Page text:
It has happened in schools and churches everywhere across America. And it could happen here. Which is why we feel compelled to offer some thoughts about last week’s tragedy at Marjory Stoneman Douglas High School in Parkland, Florida — and the media and public firestorm that followed and continues today.
On Valentine’s Day, 19-year-old Nikolas Cruz walked into his former high school with an AR-15 assault rifle, and sprayed a swath of destruction that killed 17 students and staff, and injured over a dozen more. It was reportedly the 18th gun-related incident on U.S. school grounds since Jan. 1, 2018, and the seventh firearm attack during school hours since the first of the year.
The Parkland tragedy has replaced the 1999 Columbine High School massacre in Columbine, Colorado, as the second-most deadly school shooting in U.S. history. At Columbine, 13 students and staff were killed and over 20 more injured by students Eric Harris and Dylan Klebold.
Only the 2012 Sandy Hook Elementary School shooting in Newtown, Connecticut, remains the largest, with 20 students and six faculty killed by 20-year-old Adam Lanza. Of note, Harris, Klebold and Lanza reportedly suffered from mental health issues, and it has been reported that Cruz does as well.
Just like all the other shootings that have occurred this year and years past, the news of the Parkland tragedy was heart-wrenching and shocking. The senseless loss, the shattered lives and families, have caused more deep sadness, fear and anger across America. They have also further turned up the heat on the gun control debate, demands for stricter background checks, and casting a broader mental health safety net to prevent more people from “falling though the cracks” and taking it out on others in horrible acts of violence.
Perhaps tighter gun control, stricter background checks and improved mental health awareness and prevention would help stem the tide of mass shootings in schools, churches and other public venues across America that are supposed to be places of safety. But at the end of the day, we don’t see such shifts in policy or effort would result in significant and sustainable change. The random mass shootings and senseless killings would continue.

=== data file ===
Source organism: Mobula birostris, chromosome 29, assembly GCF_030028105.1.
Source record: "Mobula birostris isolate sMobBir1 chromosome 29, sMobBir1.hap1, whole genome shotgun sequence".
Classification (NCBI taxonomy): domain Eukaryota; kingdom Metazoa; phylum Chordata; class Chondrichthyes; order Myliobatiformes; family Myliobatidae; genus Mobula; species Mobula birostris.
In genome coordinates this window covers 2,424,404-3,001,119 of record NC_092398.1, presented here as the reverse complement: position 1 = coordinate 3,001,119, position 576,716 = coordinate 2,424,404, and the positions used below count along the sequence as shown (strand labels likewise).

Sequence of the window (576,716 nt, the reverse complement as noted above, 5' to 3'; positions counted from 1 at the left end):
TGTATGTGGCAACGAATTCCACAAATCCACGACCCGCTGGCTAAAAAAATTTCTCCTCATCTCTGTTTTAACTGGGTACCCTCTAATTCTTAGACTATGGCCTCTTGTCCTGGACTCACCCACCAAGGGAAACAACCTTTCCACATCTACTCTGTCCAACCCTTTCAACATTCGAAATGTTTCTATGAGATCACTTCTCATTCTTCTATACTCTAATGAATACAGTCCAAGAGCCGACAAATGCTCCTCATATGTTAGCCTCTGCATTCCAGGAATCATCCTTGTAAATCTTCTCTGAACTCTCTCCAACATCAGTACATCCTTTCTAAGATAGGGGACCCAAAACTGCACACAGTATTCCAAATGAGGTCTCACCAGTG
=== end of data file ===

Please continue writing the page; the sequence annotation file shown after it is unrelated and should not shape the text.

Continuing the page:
The reason? Many people across America feel that our democracy is in peril more than ever before. That may be so. But we would offer there is something more deeper and worrisome that is amiss in our country that needs to change — and that something is “we the people” of the United States and how much we truly are connected, and truly care about — or even love — one another. We’re not talking about loving our families; we’re talking about putting down the smartphone and reaching out to our neighbor and fellow citizens through genuine action and concern.
That may sound overly simplistic and naïve, but at its essence, it touches the very core of humanity. To say simply, the United States is renowned for being a nation of laws and democracy. Perhaps more than ever, the United States needs to become renowned for being a nation of people who go the extra mile for one another.
Perhaps only then will we see far fewer Columbines, Sandy Hooks and Parklands.